So I just re-read The Lion, the Witch and the Wardrobe for the I-dunno-how-many-eth time, and it’s still one of my favourite stories. I first read it in grade 7, from the school library. We had a copy of The Magician’s Nephew at home, but when I was a younger kid, I didn’t like it at all – the witch is too mean. But then I found Prince Caspian in the library when I was about 13, and read it, and suddenly thought, hey, haven’t I heard about this Narnia place before somewhere? So I read all of the Narnia books in very short order, and have been hooked ever since.
On this reading, much as on yesterday’s reading of Harry Potter, what struck me yet again is the sheer ability of the author. Both J. K. Rowling and C. S. Lewis are just such good writers. The way they play with language, the tone of their narration, it pulls me in and carries me along each time.
Lewis writes straight at the reader, and very definitely a child reader – it’s obvious from the way he explains big words, and doesn’t assume any “adult” knowledge or mindset. Rowling has a similar tone, but not nearly as conversational as Lewis’. Her narrator is removed a step or so from the reader, more in the background, off-camera, while Lewis’ is right there in the foreground, speaking directly into the camera, as it were.
With both of them, what delights me every time is the level of realism in their narration (which sounds odd when you’re talking about a fantasy story, but it’s in the details, not the plot or ideas). Lewis especially excels in this. His characters get cold, tired, hungry, miserable, when that’s just what they should be doing, given the circumstances; for example, when Edmund runs away from the beavers’ house to find the witch, he slips in the snow, keeps banging his shins, has loads of snow dumped on him from overhanging branches, stumbles in the dark and trips over rocks… Many other writers would just gloss over any of that, but not Lewis. And at other times, he simply tells the reader what the characters are feeling. After Aslan is dead, for example, when Susan and Lucy mourn over him, the narrator says “it was all more lonely and hopeless and horrid than I know how to describe” (144, Lions edition 1980). And because in other places in the story the narrator is so very good at describing things in detail, that statement carries tremendous weight. If he can’t even describe it, it must have been very, very bad indeed… Lewis’ narrator gets away with a “tell, don’t show” because in so many other places he excels at “show, don’t tell”. It’s a delight to read.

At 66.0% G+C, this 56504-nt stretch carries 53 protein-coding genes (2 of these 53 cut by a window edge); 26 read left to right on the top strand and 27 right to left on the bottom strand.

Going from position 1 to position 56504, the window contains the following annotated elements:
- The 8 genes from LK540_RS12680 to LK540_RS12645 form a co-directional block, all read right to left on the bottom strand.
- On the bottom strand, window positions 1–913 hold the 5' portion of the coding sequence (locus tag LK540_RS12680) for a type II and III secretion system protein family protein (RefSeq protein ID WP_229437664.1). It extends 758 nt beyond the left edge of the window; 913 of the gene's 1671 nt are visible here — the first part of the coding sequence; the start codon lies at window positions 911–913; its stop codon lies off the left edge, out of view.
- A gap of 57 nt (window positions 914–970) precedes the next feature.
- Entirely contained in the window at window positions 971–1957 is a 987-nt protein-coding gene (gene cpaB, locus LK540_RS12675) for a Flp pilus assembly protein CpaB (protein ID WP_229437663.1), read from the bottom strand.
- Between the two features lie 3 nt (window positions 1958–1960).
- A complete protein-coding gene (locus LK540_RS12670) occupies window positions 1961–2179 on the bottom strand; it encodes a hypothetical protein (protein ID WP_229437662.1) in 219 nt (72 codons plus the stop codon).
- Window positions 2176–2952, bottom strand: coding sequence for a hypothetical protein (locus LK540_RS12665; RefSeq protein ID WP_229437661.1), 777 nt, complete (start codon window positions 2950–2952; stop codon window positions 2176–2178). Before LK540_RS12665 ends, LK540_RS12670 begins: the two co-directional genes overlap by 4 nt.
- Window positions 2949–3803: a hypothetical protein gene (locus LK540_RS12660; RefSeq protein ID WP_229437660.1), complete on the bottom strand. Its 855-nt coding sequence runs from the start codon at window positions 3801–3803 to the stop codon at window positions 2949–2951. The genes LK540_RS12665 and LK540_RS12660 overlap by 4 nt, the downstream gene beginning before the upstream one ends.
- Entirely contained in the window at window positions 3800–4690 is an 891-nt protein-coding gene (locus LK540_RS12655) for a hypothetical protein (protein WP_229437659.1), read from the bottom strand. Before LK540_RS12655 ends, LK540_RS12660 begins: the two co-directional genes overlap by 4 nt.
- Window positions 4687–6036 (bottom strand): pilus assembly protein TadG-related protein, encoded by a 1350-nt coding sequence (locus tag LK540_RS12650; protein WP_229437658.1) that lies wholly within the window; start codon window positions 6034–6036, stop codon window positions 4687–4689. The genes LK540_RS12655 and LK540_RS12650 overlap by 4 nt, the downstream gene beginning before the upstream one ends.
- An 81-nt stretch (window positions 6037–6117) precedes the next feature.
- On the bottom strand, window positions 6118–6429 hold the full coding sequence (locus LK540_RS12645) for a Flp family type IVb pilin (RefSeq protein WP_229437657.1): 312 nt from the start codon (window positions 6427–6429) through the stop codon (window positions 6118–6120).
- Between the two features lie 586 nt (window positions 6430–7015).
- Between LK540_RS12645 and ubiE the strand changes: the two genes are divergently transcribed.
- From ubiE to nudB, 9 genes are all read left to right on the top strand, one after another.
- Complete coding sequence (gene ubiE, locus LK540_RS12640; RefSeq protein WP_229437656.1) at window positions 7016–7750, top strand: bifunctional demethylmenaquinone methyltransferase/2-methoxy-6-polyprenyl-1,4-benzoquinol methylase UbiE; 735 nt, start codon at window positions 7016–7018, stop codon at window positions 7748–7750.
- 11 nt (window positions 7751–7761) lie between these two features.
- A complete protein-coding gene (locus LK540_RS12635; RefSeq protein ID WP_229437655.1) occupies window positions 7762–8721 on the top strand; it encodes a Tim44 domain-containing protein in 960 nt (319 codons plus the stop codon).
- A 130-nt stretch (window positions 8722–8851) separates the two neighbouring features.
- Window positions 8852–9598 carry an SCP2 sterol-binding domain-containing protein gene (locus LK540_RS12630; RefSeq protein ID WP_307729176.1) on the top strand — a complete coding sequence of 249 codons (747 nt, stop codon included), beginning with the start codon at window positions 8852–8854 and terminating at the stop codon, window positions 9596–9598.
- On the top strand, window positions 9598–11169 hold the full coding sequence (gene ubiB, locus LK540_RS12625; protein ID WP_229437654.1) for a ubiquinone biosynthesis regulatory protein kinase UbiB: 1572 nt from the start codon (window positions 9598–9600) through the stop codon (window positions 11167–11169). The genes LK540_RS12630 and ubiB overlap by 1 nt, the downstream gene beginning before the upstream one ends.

However, I’m also noticing in this reading some “flaws” in both books – well, flaws for a certain standard of writing. Both Lewis and Rowling fudge some of the details, leave out plot points that should be there, have people know things that they couldn’t really know otherwise (just small details, nothing major – things that make me say “how did he know that?”).
And the realism, which in some instances is so remarkable, in others is completely disregarded. With Harry Potter, for example – aren’t there any Social Service agencies who concern themselves with Harry’s well-being as a small child? Are the Dursleys actually his legal guardians, under British laws? Wouldn’t they have to deal with courts and child welfare agencies first? I doubt that a letter tucked in with a baby on your doorstep would be enough to establish legal guardianship… In fact, the “real world” that Harry and the Dursleys inhabit is as unreal as the wizarding world of Hogwarts – it bears very little resemblance to the real-life UK of the 1990s (which is when the HP stories take place).
The same goes for Narnia. The Pevensies arrive in a magical land, fight big battles, are crowned kings and queens within a few days of their arrival, and never once think back to their mother and father back in England? By the time they grow up and fall back through the wardrobe, they have completely forgotten everything that ever happened to them in their earthly life, and only suddenly remember it at the sight of the lamppost in the woods? By my reckoning, they’re in their pre-teens and early teens when the events of The Lion, the Witch and the Wardrobe begin to take place – a kid doesn’t just forget their first decade of life as quickly as that.
That’s the kind of lack of realism which, paradoxically, becomes believable because of the realism in the narration in other parts of the story. Both writers lead the reader into a completely willing suspension of disbelief; in fact, for most readers (okay, for this reader. I can’t really speak for others), disbelief goes right out the window and requires no conscious suspension. It’s one of the hallmarks of a good writer.
Oh, and by the by, Peter, Susan, Edmund and Lucy run a environmentalist homeschool-encouraging kingdom in Narnia. No, really, it says so: “they made good laws and kept the peace and kept good trees from being unnecessarily cut down, and liberated young dwarfs and young satyrs from being sent to school…” (166). Yet another reason to want to move to Narnia.